I've just recently installed mercurial, and have been playing around it with. Overall, it seems like a great way to do version control. However, the distributed nature of its architecture makes it so flexible, I'm not really sure what the ideal configuration/topology is.

I'm well aware that asking something like "what is the ideal Mercurial topology" will never get a meaningful answer without more specific details ranging from business requirements, number of developers, security concerns, nature of the project, etc.

However, are there any general guidelines or "best-practices" when it comes to setting up a Mercurial system? In particular, I'm interested in hearing if most companies/projects setup a centralized, "canonical" repository. Mercurial doesn't require that you do this, and you could essentially say anything is the "canonical" repository. (Perhaps you could consider the lead developer's working repository the "canonical" one.)

But is it generally a good idea to setup a dedicated "source control" server which simply hosts the canonical repository, so every developer can clone it and work locally? Or is this unnecessary?


4 Answers 4


The notion of one "central repository" is the usual setting for a team to work together, as Hginit.com illustrates:

enter image description here

But with a DVCS, you need to remember that:

  • there isn't necessary only one central repo, you can setup many replicated version of that central reop for different purposes (testing, pre-deployment, ...)
  • a unique central repo for everything will never work: you cannot put everything in a DVCS repo, because it will get too heavy to clone around, or it will contain unrelated set of files that get all referenced under the same tag, which don't always make sense.
    You need to rethink the organization of the set of files you want to manage, and keep them in separate repositories.

The wonderful thing about mercurial is there is no required way of doing things, you can make your workflow follow what's convenient for you.

I think a minimum system is probably a remote repository and a developer repository cloned from it. But how many deployments you have, how many developers you have, what the lines of responsibilies are and how best you can factor these into your workflow might be very different for different teams and/or projects, even within the same department, let alone company.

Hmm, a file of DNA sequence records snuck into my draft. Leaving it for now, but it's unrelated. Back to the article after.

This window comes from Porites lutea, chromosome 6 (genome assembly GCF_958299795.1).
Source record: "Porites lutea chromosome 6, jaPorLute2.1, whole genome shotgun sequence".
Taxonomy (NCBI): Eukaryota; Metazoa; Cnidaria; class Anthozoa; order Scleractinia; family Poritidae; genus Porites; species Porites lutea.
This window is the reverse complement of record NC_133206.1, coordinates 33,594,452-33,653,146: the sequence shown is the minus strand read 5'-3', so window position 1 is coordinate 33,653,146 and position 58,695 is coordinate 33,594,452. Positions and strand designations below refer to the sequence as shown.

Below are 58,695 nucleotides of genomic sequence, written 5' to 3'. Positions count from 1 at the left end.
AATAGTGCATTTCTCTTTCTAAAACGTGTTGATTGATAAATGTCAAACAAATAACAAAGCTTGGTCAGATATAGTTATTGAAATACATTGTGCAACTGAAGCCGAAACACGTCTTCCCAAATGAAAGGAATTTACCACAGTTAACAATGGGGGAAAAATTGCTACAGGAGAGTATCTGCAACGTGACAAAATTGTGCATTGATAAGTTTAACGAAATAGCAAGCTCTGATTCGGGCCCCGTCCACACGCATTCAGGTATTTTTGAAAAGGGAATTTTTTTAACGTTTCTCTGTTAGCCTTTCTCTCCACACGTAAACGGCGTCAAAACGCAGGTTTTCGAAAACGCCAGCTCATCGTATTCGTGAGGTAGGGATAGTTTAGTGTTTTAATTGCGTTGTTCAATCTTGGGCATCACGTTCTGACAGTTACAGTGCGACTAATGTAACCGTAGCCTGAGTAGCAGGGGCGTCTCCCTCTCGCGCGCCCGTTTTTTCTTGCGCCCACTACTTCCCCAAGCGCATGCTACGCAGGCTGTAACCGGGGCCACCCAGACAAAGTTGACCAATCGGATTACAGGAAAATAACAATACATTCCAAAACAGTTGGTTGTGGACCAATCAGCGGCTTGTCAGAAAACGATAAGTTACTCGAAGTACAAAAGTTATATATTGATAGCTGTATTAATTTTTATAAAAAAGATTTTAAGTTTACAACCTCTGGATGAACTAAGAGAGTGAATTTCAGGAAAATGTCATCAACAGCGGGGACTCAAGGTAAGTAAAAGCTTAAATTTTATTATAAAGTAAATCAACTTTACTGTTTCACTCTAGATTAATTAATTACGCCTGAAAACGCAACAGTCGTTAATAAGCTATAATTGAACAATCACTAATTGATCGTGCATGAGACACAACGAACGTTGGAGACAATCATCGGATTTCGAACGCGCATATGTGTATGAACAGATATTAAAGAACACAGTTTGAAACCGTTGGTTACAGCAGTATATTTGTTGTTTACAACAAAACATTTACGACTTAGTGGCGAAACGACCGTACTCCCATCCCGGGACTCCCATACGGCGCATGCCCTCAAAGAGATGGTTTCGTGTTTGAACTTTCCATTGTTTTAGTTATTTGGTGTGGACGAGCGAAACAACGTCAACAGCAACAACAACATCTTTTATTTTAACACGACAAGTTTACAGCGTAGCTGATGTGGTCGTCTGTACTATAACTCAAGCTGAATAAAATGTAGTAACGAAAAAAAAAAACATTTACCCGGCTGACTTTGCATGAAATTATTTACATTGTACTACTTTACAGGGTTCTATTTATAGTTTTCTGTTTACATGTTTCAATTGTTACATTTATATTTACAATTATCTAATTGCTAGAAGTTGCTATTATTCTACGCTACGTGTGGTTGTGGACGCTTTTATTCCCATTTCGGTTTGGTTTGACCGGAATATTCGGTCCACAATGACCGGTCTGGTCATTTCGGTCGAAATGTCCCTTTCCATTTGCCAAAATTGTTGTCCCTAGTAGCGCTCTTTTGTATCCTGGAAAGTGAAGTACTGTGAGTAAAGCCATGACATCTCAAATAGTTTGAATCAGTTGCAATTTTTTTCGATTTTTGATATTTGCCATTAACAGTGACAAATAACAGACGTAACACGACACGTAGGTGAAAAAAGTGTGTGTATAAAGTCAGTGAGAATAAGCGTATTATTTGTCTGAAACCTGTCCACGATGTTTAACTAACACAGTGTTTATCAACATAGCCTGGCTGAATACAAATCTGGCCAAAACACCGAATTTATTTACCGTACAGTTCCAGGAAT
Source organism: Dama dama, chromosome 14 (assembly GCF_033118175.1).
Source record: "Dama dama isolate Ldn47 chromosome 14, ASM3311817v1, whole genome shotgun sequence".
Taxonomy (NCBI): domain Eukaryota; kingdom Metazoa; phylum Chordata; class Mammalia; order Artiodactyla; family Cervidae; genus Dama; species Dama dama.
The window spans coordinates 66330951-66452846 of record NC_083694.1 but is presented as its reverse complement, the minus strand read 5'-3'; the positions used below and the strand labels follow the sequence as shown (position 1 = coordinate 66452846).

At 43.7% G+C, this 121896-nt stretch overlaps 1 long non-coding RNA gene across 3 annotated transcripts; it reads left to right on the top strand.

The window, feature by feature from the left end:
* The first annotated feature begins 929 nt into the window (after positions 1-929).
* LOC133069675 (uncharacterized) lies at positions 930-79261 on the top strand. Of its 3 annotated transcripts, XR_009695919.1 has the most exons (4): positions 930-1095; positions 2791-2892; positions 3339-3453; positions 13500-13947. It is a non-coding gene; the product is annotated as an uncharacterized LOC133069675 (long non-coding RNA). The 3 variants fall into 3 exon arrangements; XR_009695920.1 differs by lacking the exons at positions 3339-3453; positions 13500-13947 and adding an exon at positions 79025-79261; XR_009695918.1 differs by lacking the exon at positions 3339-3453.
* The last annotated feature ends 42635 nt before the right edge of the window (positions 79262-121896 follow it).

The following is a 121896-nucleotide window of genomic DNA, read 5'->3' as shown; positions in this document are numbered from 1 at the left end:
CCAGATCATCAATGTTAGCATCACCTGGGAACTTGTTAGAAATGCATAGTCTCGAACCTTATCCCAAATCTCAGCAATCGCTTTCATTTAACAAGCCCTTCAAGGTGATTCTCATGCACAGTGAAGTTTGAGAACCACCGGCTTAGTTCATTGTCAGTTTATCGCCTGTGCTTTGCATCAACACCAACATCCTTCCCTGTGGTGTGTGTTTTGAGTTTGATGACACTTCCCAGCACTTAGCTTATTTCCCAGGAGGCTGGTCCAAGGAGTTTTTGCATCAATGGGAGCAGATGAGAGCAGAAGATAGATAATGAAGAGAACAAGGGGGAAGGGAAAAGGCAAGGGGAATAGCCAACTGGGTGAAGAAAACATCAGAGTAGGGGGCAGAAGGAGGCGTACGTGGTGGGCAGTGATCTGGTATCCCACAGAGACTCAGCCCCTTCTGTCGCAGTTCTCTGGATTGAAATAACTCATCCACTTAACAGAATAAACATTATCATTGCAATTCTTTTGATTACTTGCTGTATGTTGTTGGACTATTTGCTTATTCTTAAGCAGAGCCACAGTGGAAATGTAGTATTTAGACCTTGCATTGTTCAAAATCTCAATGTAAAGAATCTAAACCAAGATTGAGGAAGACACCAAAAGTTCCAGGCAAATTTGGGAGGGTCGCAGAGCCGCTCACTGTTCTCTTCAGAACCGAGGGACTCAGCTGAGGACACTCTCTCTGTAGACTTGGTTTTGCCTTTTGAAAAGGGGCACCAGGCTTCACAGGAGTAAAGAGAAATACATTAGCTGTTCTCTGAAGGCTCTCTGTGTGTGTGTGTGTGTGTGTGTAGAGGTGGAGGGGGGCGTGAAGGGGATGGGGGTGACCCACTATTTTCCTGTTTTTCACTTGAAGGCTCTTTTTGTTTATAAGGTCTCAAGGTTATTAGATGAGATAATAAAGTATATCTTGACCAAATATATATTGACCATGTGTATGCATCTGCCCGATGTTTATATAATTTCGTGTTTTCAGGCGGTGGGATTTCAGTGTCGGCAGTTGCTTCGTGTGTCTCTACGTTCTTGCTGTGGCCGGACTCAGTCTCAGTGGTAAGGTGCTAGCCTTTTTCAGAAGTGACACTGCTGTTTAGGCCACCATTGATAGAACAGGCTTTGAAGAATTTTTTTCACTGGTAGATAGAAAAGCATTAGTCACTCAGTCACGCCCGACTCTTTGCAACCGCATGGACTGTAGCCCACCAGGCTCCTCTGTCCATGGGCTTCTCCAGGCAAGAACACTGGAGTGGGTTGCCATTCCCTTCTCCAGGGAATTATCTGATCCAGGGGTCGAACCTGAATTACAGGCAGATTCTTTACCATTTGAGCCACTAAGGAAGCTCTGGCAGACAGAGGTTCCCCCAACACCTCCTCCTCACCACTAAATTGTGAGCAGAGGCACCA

For instance, using the example from the hginit that VonC posted, if Bob found a bug in code that Rose maintained, he could hgserve his own repo, she could pull in his changes, update to his tip, track down the problem, and push her fix directly back into Bobs repo (without it going through the central server) before updating back to her own work branch. When Bob was happy with their work (he's confirmed that his integration tests run Ok) he could push it up to the central repository, where Joel could see that it was complete.

If I understand it correctly, this is actually easier than with git where Bob and Rose would be expected to collaborate through a shared bare repository. I suspect that Bob would have to clone his own repository, let Rose pull from and push back to that repository, and he would then have to pull her changes in, rather just updating to a newer changeset in his own repo.

Later, Joel decides that this ad hoc sharing isn't appropriate and that all sharing should go through the central repository, but he doesn't want the head of the central repository to ever be in a state where it doesn't pass integration tests.

To solve this, Bob could set up a staging repository. Any repository pushed to the staging area would have the integration tests run on it by the build/continuous integration server and if the tests succeed, the changeset is pushed up to the central repository. If not, the changeset would be held back until tests do succeed. If only the integration server is allowed to push to the central repository, Joel gets what he wants - Bob and Rose can collaborate by pushing and pulling through the staging area, but the central repository would always have a clean, tested build.

So, in summary, The world is your oyster really.

The scenarios above are just two of a wide variety of different problems you might want to solve through your workflow. The best thing to do is to ask if you have a specific workflow problem that you want to solve, then people can offer suggestions. Until then, it's probably worthwhile just keeping it simple.

> what is the ideal Mercurial topology ?

I like the topology and workflow described in a-successful-git-branching-model.

Note the text is about git and not about hg/mercurial but the idea behind is the same.


What matters is the process by which you get code from different developers integrated into a machine so it can be compiled, tested, and packaged as a deployable release.

I've used the an agile "integrate and unit-test before sharing" before. You need a central, shared repository to do this, and the truth is that process works only if everyone knows what they are doing.

I proposed that scheme to a current client, and they opted for an "integrate by selectively pulling/patching" strategy. In that there's a central, integration repository, but it is only accessible by designated integrators.

Another possibility is to combine the above strategies in a two stage process.

In short, if you define the integration process that works for your team, the required repository topology should become evident.

At any rate, do have developers commit frequently to their local repositories, as that can save you from a lot of grief when the builds in shared/central repositories get broken.

Your Answer

By clicking “Post Your Answer”, you agree to our terms of service and acknowledge you have read our privacy policy.

Not the answer you're looking for? Browse other questions tagged or ask your own question.